The EU’s Political and Security Committee (PSC) is perhaps best set up to allow for more regular consultation at a working level, rather than the infrequent high-level summits mandated under SPAs. It consists of Member State ambassadors and meets twice a week on average. The PSC is a central body for coordinating and taking decisions under the Union’s Common Foreign and Security Policy (CFSP) and Common Security and Defense Policy (CSDP), receiving key briefings from the EU Military Committee, among others. The PSC presently invites candidate countries and non-EU NATO states to ad hoc “PSC+7” meetings and “PSC+9” meetings that involve the US and Canada. Although these meetings are currently infrequent, they could be made more regular if the UK were involved. That said, non-EU ambassadors remain without a vote and outside the room when certain sensitive matters are discussed. Although the UK could participate in CSDP missions, as Ukraine, Georgia, and even the US already have, British contributions will only go so far in mitigating the loss of political influence and agenda-setting power that comes with being a full voting member of the EU—and thus the PSC.

Even on internal security, an area where the UK’s exceptional intelligence capabilities make a disproportionately high contribution to counterterrorism in Europe, political and institutional red lines are likely to result in a downgrade. One estimate holds that approximately 40 percent of all cases Europol sees involved British police in some fashion. However, there is no precedent for a non-EU state to enjoy full access to Europol. Norway is estimated to enjoy up to 80 percent of Europol benefits, yet British insistence on leaving the jurisdiction of the European Court of Justice, at least as far as it can, could prevent it from achieving even a Norwegian level of agency access. A well-resourced British liaison office to Europol is possible even under the hardest of Brexits though, given the 20-officer strong office the US maintains with the agency. The US also posts liaison officers to the EU Intelligence and Situation Centre (INTCEN). The UK could do the same once an intelligence sharing deal is struck, although this too will take time to negotiate.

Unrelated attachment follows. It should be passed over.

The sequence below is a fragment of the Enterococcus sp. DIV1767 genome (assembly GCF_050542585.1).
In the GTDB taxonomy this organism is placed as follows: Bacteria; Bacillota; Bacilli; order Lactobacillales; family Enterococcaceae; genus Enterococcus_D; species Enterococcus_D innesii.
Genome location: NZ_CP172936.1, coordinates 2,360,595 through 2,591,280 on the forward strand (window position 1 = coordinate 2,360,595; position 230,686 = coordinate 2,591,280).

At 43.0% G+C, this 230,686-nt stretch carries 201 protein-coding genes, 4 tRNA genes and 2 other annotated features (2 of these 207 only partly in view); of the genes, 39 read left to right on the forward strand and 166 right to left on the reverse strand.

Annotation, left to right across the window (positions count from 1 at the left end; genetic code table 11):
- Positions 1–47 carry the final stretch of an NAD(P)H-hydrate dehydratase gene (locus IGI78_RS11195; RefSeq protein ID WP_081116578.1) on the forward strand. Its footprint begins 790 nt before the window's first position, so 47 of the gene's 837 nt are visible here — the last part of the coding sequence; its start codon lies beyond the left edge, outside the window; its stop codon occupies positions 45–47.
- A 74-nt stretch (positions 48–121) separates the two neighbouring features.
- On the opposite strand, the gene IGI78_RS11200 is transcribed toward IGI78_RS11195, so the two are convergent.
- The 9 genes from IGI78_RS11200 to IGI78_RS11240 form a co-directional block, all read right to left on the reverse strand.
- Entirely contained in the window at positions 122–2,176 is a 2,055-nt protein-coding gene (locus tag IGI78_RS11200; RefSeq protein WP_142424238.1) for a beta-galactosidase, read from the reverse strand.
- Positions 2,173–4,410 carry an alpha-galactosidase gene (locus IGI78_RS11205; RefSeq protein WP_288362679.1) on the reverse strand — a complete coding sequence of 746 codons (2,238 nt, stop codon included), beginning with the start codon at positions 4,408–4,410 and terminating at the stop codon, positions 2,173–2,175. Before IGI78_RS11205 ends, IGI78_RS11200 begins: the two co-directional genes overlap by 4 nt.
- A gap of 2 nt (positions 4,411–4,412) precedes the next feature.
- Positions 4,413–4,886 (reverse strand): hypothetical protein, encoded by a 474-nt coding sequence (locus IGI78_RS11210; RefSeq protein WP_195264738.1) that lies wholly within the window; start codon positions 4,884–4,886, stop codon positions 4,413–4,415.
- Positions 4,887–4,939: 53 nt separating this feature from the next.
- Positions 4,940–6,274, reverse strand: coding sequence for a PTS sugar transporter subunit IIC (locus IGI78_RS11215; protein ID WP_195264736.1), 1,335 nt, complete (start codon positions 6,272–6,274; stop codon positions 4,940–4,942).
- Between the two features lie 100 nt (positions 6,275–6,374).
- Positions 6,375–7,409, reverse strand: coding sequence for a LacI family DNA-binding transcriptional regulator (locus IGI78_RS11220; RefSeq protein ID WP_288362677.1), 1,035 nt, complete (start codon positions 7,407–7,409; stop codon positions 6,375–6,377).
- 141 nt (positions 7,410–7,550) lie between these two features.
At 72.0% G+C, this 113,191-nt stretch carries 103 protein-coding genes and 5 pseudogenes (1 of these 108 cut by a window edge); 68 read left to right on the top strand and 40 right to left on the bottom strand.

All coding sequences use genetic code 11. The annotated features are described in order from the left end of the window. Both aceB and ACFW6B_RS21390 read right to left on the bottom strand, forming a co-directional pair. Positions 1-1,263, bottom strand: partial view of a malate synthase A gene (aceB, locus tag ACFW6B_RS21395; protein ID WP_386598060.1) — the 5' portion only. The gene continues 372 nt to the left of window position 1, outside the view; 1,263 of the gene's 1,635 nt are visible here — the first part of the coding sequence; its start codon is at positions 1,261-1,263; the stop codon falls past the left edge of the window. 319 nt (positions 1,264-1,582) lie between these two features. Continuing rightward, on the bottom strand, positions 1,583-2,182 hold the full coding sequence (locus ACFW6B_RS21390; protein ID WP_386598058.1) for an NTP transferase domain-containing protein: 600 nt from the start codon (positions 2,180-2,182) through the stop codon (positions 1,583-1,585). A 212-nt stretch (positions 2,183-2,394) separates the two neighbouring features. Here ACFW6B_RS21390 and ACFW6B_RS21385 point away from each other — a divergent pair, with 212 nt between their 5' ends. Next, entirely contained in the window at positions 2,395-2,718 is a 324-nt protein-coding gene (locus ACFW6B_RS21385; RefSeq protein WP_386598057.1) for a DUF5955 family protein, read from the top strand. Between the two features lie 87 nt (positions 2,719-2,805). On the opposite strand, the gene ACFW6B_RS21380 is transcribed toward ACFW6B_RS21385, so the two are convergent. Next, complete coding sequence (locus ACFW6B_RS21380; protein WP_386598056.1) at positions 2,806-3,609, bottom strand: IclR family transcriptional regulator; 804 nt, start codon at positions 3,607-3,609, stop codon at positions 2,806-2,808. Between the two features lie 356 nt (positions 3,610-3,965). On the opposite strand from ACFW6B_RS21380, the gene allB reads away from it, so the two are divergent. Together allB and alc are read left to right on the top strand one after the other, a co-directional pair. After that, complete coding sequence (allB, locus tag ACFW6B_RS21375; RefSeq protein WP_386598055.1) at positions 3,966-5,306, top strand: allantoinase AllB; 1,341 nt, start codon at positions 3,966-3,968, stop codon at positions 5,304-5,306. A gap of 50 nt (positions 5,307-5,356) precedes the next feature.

All together, even the most technically ambitious post-Brexit security partnership between the UK and EU is likely to amount to little more than a damage limitation exercise. In this way, such negotiations have echoes of Brexit itself, where technical solutions remain constrained by the diverging political priorities of Brexit Britain and its EU partners. While there are ways to keep the UK at the table for consultations, red lines on both sides will prevent a non-EU UK from attaining its previous level of agency and influence—at a time when more consequential foreign policy decisions are made at the EU table.

Aaron Burnett is a Berlin-based Writer and Foreign Policy Analyst. He is a member of the Emerging Voices Group at the Institute of International and European Affairs in Dublin and holds degrees from the War Studies Department at King’s College London and the Hertie School of Governance.